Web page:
# Finding area of region bounded (Integration)

• Jan 23rd 2013, 04:16 PM
Chaim
Finding area of region bounded (Integration)
Hi, so I have this problem:
To find the area of the region bounded by graphs of y=x3, y=0, x=1, and x=3 by limit definition

But I was a bit confused on this because I didn't really know what the intervals were.
Like I graphed it out, and it would look like this:
I will describe it: A horizontal line on y=0, then 2 veritcal lines on x=1 and x=3, then the x3 curves from down to up, hits the 0, but the shape looks pretty weird.

Can someone explain to me what area/intervals are supposed to be?
From my intepretation when I saw the graph of all those equations, it looked like it would be [1, 3] since 3 looks like the max, and 1 is like the min, and there's where they all come together

They make somewhat like a rectangle at the bottom, then it curves up, so like a curvy trapezoid? Maybe?
• Jan 23rd 2013, 05:45 PM
hollywood
Re: Finding area of region bounded (Integration)
I think you have the region right - its boundaries are the vertical lines $\displaystyle x=1$ and $\displaystyle x=3$ on the right and left, the horizontal line $\displaystyle y=0$ on the bottom, and the curve $\displaystyle y=x^3$ on the top.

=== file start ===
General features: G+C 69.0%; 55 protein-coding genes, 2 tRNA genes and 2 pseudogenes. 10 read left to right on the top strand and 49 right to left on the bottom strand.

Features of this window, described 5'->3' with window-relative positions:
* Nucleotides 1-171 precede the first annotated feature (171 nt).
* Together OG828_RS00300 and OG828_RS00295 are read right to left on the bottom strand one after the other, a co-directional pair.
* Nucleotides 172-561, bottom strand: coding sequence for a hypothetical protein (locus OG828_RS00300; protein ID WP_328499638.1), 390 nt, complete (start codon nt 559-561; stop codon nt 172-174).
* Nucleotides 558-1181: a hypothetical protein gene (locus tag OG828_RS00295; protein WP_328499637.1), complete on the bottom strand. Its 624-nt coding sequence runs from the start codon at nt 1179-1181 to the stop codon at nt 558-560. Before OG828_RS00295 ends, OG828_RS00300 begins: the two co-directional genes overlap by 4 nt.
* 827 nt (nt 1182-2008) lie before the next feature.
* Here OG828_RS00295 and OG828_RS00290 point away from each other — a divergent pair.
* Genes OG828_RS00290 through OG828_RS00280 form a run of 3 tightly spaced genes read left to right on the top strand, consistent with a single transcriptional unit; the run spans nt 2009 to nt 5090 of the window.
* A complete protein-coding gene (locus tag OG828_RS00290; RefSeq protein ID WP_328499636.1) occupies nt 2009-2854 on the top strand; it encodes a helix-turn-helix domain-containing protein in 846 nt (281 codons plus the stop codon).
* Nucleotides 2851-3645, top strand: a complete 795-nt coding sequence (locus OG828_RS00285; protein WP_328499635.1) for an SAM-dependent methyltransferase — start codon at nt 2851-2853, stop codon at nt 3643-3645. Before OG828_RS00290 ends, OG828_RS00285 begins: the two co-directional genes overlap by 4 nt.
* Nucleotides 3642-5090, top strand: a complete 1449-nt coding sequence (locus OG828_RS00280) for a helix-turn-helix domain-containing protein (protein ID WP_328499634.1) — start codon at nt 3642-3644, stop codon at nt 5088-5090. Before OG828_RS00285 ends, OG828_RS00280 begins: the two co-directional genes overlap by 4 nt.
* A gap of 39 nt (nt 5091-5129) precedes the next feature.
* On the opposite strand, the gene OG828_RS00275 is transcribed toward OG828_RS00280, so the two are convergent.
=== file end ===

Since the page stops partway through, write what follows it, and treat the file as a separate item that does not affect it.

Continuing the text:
The way I learned it was to divide the region into vertical rectangles. These rectangles have width $\displaystyle dx$ and height $\displaystyle x^3$, so the sum of $\displaystyle x^3\,dx$ is the area of the region. In the limit, it's the integral of $\displaystyle x^3\,dx$ and the limits are $\displaystyle x=1$ on the left and $\displaystyle x=3$ on the right. So the area is given by:

$\displaystyle \int_1^3x^3\,dx$.

- Hollywood
• Jan 23rd 2013, 05:56 PM
Chaim
Re: Finding area of region bounded (Integration)
Quote:

Originally Posted by hollywood
I think you have the region right - its boundaries are the vertical lines $\displaystyle x=1$ and $\displaystyle x=3$ on the right and left, the horizontal line $\displaystyle y=0$ on the bottom, and the curve $\displaystyle y=x^3$ on the top.

The way I learned it was to divide the region into vertical rectangles. These rectangles have width $\displaystyle dx$ and height $\displaystyle x^3$, so the sum of $\displaystyle x^3\,dx$ is the area of the region. In the limit, it's the integral of $\displaystyle x^3\,dx$ and the limits are $\displaystyle x=1$ on the left and $\displaystyle x=3$ on the right. So the area is given by:

$\displaystyle \int_1^3x^3\,dx$.